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Too young for cosmetic surgery?

Weighing the pros and cons of letting your teen alter their appearance.

Andrea Markowitz, Ph.D.

HealthKey.com contributor

June 1, 2010

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Cosmetic plastic surgery at any age offers benefits while carrying risks. Are the risks worth taking when you're still a teen?

Why Teens Get Cosmetic Plastic Surgery

According to the American Society of Plastic Surgeons (ASPS), teens who request cosmetic surgery say they want to look more like their peers or correct what they perceive as physical flaws. They also believe that improving their appearance will make them feel better about themselves, according to breastplantinfo.org.

Which Surgeries Are Most Popular?

ASPS's 2009 statistics reveal that four of the five top cosmetic surgery procedures performed on 13- to 19-year-olds were nose jobs, male breast reduction, ear pinning and liposuction. Statistics for breast augmentation, a fifth top teen cosmetic surgery procedure, are reported only for 18- to 19-year-olds because the U.S. Food and Drug Administration does not approve cosmetic saline implants for women under 18.

Are Teens Making a Sound Choice?

Taken at face value, these procedures may appear benign enough. But only if a teen's motivation for having the procedure is rooted in sound psychological reasoning. Parents should be sure their teen's desire for cosmetic surgery isn't associated with a psychological problem that requires professional counseling.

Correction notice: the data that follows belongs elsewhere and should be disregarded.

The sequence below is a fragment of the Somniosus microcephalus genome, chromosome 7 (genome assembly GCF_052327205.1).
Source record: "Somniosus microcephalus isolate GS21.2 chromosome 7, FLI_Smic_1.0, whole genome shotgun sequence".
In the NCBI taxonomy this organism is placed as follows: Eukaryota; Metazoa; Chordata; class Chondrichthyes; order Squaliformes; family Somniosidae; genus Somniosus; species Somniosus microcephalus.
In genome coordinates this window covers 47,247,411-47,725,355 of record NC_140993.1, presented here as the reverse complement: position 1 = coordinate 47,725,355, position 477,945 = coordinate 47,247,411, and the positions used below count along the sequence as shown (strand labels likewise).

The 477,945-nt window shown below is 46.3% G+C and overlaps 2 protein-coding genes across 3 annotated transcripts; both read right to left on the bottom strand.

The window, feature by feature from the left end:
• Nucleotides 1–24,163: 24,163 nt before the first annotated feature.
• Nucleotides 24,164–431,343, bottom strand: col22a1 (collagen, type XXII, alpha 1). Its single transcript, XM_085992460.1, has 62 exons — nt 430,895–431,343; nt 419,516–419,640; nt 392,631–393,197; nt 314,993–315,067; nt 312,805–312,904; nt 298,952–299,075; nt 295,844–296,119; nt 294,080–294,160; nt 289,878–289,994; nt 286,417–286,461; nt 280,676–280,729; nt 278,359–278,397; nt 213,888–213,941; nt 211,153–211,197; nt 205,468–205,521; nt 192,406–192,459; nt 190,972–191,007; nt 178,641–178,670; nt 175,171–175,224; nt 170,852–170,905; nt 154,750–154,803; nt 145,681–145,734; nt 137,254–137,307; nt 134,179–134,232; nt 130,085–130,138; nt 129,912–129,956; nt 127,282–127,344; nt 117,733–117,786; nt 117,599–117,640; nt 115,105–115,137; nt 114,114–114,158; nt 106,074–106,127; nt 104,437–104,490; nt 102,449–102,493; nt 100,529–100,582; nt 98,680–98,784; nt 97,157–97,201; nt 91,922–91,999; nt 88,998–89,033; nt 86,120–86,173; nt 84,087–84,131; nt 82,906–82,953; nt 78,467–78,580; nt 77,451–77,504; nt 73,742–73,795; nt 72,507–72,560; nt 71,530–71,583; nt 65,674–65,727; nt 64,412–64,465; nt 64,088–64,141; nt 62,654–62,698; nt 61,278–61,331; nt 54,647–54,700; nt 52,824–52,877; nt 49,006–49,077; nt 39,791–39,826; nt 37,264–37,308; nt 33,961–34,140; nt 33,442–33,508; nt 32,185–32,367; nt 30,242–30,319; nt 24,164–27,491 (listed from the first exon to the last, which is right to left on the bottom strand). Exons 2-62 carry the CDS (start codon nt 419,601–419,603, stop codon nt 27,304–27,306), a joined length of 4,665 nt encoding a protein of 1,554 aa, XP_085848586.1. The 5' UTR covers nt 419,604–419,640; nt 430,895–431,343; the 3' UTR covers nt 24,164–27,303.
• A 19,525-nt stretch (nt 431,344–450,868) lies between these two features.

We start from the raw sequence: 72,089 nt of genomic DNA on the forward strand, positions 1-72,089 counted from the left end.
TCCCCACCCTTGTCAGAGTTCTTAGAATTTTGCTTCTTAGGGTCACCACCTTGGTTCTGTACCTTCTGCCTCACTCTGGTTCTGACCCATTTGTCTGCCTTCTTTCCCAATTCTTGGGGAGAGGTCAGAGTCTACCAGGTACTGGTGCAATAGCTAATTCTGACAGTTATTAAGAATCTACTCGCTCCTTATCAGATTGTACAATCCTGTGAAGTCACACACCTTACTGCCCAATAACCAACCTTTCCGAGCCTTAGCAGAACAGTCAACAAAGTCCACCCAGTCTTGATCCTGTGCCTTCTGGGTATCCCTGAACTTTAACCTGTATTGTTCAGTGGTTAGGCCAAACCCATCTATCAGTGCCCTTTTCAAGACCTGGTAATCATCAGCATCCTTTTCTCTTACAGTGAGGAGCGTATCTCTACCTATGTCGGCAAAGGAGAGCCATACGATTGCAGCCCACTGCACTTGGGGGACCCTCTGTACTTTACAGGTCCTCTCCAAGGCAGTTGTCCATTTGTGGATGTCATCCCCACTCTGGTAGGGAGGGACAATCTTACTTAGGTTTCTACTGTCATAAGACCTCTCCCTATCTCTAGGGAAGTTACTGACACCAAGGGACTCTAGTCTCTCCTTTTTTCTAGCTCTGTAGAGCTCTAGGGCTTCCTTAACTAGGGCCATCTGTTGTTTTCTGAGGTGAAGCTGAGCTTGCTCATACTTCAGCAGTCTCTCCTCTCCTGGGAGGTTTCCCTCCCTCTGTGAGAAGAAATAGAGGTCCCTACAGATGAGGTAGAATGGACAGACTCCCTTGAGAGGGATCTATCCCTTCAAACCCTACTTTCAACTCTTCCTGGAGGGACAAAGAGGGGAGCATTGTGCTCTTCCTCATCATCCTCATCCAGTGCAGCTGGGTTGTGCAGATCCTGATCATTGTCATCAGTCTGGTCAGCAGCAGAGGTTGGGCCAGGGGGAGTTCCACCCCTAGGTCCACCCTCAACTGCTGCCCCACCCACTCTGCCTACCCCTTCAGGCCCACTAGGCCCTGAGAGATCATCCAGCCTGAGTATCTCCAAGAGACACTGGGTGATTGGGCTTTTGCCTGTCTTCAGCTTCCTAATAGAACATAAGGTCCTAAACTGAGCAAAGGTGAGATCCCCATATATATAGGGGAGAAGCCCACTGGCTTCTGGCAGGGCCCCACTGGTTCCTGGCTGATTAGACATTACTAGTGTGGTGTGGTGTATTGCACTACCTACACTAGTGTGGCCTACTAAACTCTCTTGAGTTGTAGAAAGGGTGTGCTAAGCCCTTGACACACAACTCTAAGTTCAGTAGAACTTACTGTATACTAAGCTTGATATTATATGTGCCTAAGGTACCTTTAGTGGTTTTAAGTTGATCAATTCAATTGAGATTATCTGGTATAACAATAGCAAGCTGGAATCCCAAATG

According to an article by Diana Zuckerman, Ph.D., published at breastplantinfo.org, research indicates that breast augmentation patients are four times more likely to commit suicide than other plastic surgery patients, raising questions about the mental health of women who want implants. Liposuction poses another concern because of its association with eating disorders.

The ASPS believes the most rewarding outcomes occur when the teen (as opposed to a parent) initiates the request and has realistic goals and sufficient maturity. The ASPS does not recommend cosmetic surgery for teens who are prone to mood swings or erratic behavior, who abuse drugs and/or alcohol, or who are being treated for mental illness.

Should Teens Be Encouraged To Wait?

According to KidsHealth®:

And teens are still developing mentally, begging the question of whether they're mature enough to be making a decision that poses risks and that will permanently change their appearance. Perhaps the most important question, then, is how much harm would it do to wait?

For more information visit the American Society of Plastic Surgeons (ASPS), breastplantinfo.org and KidsHealth®.